|Subj:||NASA preparing for biggest meteor storm in 35 years|
|Date:||10/2/01 7:10:34 AM Pacific Daylight Time|
Sept. 29, 2001
NASA preparing for biggest meteor storm in 35 years
By Kelly Young
CAPE CANAVERAL - If satellites could duck and cover, Nov. 18
might be the time to do it. That's when the worst meteor
storm in 35 years is expected to hit.
But from the ground, the storm will appear as beautiful
streaks of light in the night sky, perhaps as many as 2,000
Under dark skies on a normal night, it is possible to see
four to five meteors an hour, said Bryan Craven, an officer
at the Brevard Astronomical Society.
This year's Leonid meteor storm could be a treat for
skywatchers, but there's a 1-in-1,000 chance that they could
strike a satellite.
The tiny meteors, the size of dust or grains of sand, are
left over from the tail of comet Tempel-Tuttle, which swings
through the inner solar system every 33 years.
When the dust burns up in the atmosphere, it leaves a light
streak, or a shooting star. In the early morning of Nov. 18,
North American skywatchers may see dust left over from when
the comet swung by Earth in the 18th century.
The riskiest aspect of the meteors isn't their size, but
their potential for shorting out a satellite, said Bill
Cooke at NASA's Marshall Space Flight Center.
When a meteor zipping along at 40 miles per second hits an
object, it creates a tiny cloud of ions, or charged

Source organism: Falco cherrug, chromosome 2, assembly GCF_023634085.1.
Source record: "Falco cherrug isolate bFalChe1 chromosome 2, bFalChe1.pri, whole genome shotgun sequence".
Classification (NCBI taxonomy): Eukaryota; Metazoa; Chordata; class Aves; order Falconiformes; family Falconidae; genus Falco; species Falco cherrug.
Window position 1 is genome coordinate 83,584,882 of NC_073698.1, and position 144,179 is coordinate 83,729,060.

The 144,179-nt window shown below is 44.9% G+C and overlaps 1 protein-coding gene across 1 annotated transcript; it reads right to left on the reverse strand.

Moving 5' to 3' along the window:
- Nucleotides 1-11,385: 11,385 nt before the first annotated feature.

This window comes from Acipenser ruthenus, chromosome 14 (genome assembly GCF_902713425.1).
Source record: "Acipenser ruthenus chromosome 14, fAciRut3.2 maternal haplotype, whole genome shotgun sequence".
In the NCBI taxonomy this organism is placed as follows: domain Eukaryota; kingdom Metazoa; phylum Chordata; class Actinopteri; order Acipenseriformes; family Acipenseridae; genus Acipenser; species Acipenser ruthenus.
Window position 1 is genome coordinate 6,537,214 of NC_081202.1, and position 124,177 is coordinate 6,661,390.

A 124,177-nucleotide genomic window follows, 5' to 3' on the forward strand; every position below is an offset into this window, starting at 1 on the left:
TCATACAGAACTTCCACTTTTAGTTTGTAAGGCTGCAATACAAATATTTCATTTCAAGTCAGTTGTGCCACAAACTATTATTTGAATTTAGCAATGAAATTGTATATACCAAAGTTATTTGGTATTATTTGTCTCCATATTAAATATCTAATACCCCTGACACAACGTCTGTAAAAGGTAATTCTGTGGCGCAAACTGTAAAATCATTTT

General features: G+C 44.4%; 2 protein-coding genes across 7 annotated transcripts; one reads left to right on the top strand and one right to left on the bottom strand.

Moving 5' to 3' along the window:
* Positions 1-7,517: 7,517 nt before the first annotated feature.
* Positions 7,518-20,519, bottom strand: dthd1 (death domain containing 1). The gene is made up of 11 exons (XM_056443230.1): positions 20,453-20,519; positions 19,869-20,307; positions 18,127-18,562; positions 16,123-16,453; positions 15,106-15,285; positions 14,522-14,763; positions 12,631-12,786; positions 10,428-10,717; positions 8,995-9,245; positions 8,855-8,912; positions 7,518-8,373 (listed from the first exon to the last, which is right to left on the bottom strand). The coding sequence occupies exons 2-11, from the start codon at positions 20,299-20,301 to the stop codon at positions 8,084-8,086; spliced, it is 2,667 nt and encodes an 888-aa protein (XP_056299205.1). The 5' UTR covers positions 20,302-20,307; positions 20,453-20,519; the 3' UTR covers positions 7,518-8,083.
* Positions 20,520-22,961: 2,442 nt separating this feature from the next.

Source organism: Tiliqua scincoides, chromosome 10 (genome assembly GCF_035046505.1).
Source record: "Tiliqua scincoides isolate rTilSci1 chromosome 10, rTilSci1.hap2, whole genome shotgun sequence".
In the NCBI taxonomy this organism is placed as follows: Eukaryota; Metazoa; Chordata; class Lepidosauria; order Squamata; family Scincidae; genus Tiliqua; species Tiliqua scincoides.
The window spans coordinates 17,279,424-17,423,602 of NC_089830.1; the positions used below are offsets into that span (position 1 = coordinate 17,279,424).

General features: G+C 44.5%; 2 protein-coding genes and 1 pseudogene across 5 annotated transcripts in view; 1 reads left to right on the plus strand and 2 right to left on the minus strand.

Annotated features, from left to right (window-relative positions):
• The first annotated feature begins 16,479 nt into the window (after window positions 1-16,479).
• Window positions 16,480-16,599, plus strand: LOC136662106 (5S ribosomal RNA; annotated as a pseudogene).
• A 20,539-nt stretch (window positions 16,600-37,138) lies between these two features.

particles. That charged cloud could interfere with a
satellite's electronics, Cooke said.
This was the case in 1993 during the Perseid meteor shower
when the European Space Agency's Olympus communications
satellite lost control.
But many satellites probably will do nothing different.
Turning a camera or other instruments off may do more harm
"It's always risky doing things with satellites," said
Cooke, who analyzes the threat meteors pose to satellites.
"Once it's up there, people like leaving them up there and
doing their thing."
Two of NASA's largest space assets, the Hubble Space
Telescope and Chandra X-ray Observatory, will try to
minimize damage by turning their rear ends into the incoming
NASA never launches a shuttle during a meteor storm. But
since the Leonids only will last a day or two, it probably
won't affect the scheduled Nov. 29 launch of space shuttle
Endeavour. And the International Space Station should be
safe because of its shielding, Cooke said.
The Leonids, called so because the meteors appear to come
out of the constellation Leo the Lion, produce a meteor
shower every year. A meteor shower typically means one
meteor every minute or so. But a meteor storm can mean
thousands of meteors an hour.
"It should be a pretty good show," said Bob Lunsford, visual
coordinator for the American Meteor Society.